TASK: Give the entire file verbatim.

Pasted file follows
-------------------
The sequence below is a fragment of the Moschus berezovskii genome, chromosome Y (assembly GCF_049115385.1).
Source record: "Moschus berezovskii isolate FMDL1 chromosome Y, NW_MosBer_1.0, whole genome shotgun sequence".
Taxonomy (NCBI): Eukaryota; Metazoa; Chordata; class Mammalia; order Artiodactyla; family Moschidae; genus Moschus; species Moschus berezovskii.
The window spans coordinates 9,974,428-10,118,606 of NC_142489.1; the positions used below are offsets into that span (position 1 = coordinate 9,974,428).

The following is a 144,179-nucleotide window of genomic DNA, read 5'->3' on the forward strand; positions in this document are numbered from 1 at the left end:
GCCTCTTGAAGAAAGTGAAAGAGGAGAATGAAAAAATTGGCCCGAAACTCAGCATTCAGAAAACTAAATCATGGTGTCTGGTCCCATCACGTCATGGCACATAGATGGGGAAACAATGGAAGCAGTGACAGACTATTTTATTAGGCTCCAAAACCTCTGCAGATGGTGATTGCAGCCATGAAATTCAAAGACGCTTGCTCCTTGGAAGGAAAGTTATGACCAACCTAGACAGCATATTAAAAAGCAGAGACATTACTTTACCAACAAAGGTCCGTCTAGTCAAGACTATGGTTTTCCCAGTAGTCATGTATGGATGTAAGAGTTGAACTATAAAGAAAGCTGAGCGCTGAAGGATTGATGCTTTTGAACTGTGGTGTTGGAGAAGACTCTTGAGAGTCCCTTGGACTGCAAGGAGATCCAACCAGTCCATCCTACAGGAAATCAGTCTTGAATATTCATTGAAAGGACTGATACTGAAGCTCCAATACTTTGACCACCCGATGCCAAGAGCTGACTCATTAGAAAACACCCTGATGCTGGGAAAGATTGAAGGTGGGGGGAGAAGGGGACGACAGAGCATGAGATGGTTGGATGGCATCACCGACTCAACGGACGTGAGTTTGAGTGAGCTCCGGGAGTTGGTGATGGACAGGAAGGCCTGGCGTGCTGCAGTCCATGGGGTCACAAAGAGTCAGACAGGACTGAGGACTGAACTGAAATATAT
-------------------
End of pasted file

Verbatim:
The sequence below is a fragment of the Moschus berezovskii genome, chromosome Y (assembly GCF_049115385.1).
Source record: "Moschus berezovskii isolate FMDL1 chromosome Y, NW_MosBer_1.0, whole genome shotgun sequence".
Taxonomy (NCBI): Eukaryota; Metazoa; Chordata; class Mammalia; order Artiodactyla; family Moschidae; genus Moschus; species Moschus berezovskii.
The window spans coordinates 9,974,428-10,118,606 of NC_142489.1; the positions used below are offsets into that span (position 1 = coordinate 9,974,428).

The following is a 144,179-nucleotide window of genomic DNA, read 5'->3' on the forward strand; positions in this document are numbered from 1 at the left end:
GCCTCTTGAAGAAAGTGAAAGAGGAGAATGAAAAAATTGGCCCGAAACTCAGCATTCAGAAAACTAAATCATGGTGTCTGGTCCCATCACGTCATGGCACATAGATGGGGAAACAATGGAAGCAGTGACAGACTATTTTATTAGGCTCCAAAACCTCTGCAGATGGTGATTGCAGCCATGAAATTCAAAGACGCTTGCTCCTTGGAAGGAAAGTTATGACCAACCTAGACAGCATATTAAAAAGCAGAGACATTACTTTACCAACAAAGGTCCGTCTAGTCAAGACTATGGTTTTCCCAGTAGTCATGTATGGATGTAAGAGTTGAACTATAAAGAAAGCTGAGCGCTGAAGGATTGATGCTTTTGAACTGTGGTGTTGGAGAAGACTCTTGAGAGTCCCTTGGACTGCAAGGAGATCCAACCAGTCCATCCTACAGGAAATCAGTCTTGAATATTCATTGAAAGGACTGATACTGAAGCTCCAATACTTTGACCACCCGATGCCAAGAGCTGACTCATTAGAAAACACCCTGATGCTGGGAAAGATTGAAGGTGGGGGGAGAAGGGGACGACAGAGCATGAGATGGTTGGATGGCATCACCGACTCAACGGACGTGAGTTTGAGTGAGCTCCGGGAGTTGGTGATGGACAGGAAGGCCTGGCGTGCTGCAGTCCATGGGGTCACAAAGAGTCAGACAGGACTGAGGACTGAACTGAAATATAT